Ever wonder how the mind of a book banner works?





Librarian Kelly Jensen wrote an excellent blog post at BOOKRIOT today, “What Are Grown-Ups Afraid Of In YA Books?” It is a great post and you should read it.

And now I will say something that I have never said before.

You should read the comments, too.

Dr. Richard Sweir, the guy who called SPEAK “child pornography” earlier this month, has been responding to most of the blog’s comments. His arguments are enlightening.

If you are honestly puzzled about how SPEAK could be called pornography, Sweir’s comments offer insight. Among other things, he said: “The book is about rape. By being about rape it promotes rape to our most vulnerable.”

One of my favorite exchanges –

Dr. Sweir: “The book is about the rape of a child. If you made a movie about the rape of a 13 year old would it be rated PG-13? It is all about rape, rape, rape and more rape.”

ernstludwig: “The answer to your question is yes, it would. The movie based on this book, also titled Speak, is rated PG-13.”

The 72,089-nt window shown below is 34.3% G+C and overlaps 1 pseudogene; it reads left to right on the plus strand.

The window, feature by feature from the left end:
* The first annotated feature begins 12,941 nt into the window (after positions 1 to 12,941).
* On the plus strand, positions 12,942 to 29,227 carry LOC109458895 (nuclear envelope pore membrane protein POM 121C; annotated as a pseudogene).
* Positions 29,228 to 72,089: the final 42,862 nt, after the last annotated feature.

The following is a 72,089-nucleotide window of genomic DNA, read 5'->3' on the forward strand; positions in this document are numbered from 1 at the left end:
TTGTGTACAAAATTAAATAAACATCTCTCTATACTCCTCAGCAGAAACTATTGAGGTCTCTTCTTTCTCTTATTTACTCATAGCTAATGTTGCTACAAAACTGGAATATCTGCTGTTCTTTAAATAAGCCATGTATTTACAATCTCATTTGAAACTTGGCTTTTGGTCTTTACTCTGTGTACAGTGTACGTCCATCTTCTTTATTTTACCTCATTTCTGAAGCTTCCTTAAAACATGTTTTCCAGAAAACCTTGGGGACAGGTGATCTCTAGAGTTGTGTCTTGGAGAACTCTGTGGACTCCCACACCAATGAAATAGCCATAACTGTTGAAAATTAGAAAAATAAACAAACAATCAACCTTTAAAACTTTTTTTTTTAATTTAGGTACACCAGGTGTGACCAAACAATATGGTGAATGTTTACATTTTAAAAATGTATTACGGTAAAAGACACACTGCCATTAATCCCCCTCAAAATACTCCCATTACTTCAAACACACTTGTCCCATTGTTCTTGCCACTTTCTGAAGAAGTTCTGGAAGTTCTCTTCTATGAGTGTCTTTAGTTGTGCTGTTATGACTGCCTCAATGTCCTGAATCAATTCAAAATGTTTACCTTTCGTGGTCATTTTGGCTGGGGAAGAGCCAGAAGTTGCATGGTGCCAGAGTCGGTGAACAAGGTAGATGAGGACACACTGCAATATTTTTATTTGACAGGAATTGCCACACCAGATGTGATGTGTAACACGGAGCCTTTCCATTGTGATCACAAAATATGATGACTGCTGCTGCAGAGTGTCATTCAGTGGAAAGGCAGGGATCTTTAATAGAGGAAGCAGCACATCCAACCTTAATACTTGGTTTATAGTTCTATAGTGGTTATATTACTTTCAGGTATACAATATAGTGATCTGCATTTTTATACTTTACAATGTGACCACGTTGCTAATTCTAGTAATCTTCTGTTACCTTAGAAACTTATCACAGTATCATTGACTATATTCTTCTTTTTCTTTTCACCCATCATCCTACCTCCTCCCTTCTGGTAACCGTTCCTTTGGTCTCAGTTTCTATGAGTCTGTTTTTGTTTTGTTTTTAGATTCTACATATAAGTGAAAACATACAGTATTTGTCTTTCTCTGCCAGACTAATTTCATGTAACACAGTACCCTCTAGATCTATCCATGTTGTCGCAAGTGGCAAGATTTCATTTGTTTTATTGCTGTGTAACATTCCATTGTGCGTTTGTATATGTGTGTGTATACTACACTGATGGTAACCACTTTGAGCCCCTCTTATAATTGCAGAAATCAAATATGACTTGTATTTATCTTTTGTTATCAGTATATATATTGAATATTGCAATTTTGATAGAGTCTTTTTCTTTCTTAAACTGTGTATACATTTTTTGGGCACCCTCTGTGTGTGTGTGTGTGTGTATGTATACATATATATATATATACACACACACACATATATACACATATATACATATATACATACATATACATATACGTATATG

That is sort of amusing. Other exchanges are not.

The biggest lesson for me was that Richard Sweir comes perilously close to admitting that he hasn’t read the book. It seems that his information about the novel comes from the parents who want it removed from the school district. And while in his own writings, he calls bullying “peer pressure” that is healthy when it targets LGBT kids, any time a commenter calls him out for describing the book as porn, his response is to whine that people are bullying him.

If you are looking for material that can be a great discussion starter about censorship issues, you will love both the blog post and comments.

I salute the commenters who tried to get Sweir to cite his objections and move beyond muddy rhetoric.

What do you think?